• Use remote sensing data for forest or carbon tracking activities involved in assessing the impact of environmental change. Green Task Statement See more occupations related to this task.

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Tools & Technology

Tools used in this occupation:

  • Aerial cameras — Airborne imaging systems; Spaceborne imaging systems See more occupations related to this tool.
  • Desktop computers See more occupations related to this tool.
  • Infrared imagers — Thermal imaging systems See more occupations related to this tool.
  • Infrared spectrometers — Multispectral imaging equipment See more occupations related to this tool.
  • Mainframe computers See more occupations related to this tool.
  • Personal computers See more occupations related to this tool.
  • Radarbased surveillance systems — Doppler Rayleigh laser imaging ranging and detecting LIDAR systems; Synthetic aperture radar SAR See more occupations related to this tool.
  • Spectrographs — Hyperspectral imaging equipment; Spectral imaging systems See more occupations related to this tool.

Technology used in this occupation:

  • Analytical or scientific software — RSI ENVI; The MathWorks MATLAB See more occupations related to this technology.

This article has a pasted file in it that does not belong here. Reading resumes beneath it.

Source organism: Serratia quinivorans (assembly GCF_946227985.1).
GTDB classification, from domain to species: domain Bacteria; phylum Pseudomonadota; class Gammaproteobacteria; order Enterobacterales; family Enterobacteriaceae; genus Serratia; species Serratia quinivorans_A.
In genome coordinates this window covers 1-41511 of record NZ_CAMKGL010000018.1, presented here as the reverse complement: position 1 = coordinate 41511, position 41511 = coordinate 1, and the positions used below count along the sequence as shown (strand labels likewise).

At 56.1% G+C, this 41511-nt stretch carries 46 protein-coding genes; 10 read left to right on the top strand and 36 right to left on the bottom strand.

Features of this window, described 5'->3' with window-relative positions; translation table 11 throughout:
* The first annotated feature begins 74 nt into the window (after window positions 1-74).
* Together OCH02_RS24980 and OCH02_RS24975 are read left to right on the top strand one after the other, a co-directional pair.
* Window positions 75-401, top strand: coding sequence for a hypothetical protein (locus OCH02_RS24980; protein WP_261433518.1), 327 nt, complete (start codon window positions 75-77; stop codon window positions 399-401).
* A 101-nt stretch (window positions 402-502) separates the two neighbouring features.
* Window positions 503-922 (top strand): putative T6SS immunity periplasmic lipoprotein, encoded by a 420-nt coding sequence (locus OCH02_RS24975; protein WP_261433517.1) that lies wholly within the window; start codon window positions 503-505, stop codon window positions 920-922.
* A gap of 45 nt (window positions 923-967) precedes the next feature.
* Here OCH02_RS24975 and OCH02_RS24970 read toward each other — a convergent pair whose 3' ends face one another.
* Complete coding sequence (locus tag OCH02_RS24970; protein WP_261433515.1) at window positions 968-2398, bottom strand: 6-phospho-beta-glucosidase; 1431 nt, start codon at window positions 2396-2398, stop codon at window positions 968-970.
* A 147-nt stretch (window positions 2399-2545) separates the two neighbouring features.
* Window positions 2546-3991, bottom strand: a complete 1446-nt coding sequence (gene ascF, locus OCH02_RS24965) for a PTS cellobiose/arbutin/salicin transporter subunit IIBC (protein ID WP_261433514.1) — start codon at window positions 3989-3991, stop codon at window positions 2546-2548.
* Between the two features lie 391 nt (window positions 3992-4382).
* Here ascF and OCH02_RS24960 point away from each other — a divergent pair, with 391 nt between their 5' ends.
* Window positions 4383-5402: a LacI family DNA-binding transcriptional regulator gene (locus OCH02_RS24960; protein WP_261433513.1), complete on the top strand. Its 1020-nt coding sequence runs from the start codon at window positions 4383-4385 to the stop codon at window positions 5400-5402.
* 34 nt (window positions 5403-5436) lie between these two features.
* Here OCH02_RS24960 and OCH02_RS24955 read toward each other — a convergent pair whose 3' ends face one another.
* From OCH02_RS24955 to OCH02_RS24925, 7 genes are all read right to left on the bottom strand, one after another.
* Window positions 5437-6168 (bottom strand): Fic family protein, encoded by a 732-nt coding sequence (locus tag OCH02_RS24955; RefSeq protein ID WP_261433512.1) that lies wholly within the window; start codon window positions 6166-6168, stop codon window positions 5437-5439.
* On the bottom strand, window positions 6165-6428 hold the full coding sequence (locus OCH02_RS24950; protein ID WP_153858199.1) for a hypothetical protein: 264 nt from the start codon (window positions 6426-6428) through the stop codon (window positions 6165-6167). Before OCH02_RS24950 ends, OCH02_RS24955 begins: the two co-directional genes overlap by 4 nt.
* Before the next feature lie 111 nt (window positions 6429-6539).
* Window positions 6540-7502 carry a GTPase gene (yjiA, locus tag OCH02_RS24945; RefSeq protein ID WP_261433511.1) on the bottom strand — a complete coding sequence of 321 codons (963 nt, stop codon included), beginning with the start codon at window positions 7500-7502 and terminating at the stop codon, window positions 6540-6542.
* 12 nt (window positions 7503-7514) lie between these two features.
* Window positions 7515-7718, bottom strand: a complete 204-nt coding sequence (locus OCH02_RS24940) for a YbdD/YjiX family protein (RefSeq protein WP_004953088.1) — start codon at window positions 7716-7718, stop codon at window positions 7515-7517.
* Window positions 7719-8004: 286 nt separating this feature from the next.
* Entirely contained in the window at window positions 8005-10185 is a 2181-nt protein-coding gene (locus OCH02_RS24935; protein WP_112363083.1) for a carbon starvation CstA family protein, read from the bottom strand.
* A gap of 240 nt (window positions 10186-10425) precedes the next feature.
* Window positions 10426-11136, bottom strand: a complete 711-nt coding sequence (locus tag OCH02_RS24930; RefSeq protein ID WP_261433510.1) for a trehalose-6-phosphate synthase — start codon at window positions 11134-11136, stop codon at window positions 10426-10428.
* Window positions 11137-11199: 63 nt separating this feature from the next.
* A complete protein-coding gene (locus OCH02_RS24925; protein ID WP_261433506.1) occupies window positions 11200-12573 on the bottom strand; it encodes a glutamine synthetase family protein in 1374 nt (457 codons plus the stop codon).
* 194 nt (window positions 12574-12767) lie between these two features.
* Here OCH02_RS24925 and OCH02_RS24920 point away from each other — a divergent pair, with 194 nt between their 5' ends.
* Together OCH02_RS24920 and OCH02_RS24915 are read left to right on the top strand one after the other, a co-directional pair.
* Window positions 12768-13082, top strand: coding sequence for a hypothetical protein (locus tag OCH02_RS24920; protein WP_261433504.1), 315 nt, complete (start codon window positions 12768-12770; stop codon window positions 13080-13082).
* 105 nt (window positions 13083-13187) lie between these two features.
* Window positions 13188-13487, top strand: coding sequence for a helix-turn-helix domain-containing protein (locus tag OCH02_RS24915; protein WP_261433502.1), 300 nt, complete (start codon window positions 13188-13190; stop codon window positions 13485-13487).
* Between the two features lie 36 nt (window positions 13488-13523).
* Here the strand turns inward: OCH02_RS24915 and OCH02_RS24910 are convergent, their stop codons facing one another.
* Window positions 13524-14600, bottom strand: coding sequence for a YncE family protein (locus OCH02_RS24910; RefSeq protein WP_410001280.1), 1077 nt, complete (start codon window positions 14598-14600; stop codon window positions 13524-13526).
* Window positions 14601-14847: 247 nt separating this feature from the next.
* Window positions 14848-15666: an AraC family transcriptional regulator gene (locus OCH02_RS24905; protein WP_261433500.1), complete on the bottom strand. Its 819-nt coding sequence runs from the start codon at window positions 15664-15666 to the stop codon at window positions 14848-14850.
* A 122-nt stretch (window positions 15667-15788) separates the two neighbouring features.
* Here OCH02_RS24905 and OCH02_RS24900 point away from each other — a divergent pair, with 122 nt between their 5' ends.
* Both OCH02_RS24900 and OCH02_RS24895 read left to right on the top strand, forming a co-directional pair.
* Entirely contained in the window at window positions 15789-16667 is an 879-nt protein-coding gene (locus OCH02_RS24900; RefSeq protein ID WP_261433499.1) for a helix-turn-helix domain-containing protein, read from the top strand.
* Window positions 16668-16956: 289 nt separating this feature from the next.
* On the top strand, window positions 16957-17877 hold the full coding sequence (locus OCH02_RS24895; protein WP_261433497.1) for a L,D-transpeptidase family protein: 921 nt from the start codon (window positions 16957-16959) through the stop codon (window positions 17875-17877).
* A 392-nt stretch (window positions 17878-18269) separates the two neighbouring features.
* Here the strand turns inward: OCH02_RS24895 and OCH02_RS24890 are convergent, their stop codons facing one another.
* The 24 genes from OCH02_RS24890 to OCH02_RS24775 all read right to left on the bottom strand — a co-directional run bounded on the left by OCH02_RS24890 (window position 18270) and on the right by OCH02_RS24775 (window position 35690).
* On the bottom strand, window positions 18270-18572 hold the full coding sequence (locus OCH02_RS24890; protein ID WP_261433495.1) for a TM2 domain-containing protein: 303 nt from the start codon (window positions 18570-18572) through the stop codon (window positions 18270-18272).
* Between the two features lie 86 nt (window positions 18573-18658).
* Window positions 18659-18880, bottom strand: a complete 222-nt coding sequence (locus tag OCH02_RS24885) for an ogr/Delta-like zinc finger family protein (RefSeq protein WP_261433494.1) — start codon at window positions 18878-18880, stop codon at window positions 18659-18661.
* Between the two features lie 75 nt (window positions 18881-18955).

• Development environment software — C; Interface definition language IDL See more occupations related to this technology.
  • Graphics or photo imaging software — Image processing software See more occupations related to this technology.
  • Internet browser software — Web browser software See more occupations related to this technology.
  • Map creation software — ESRI ArcGIS software; Gamma Remote Sensing software; Leica Geosystems ERDAS IMAGINE; PCI Geomatics Geomatica (see all 5 examples) See more occupations related to this technology.
  • Object or component oriented development software — C++; Practical extraction and reporting language Perl; Sun Microsystems Java See more occupations related to this technology.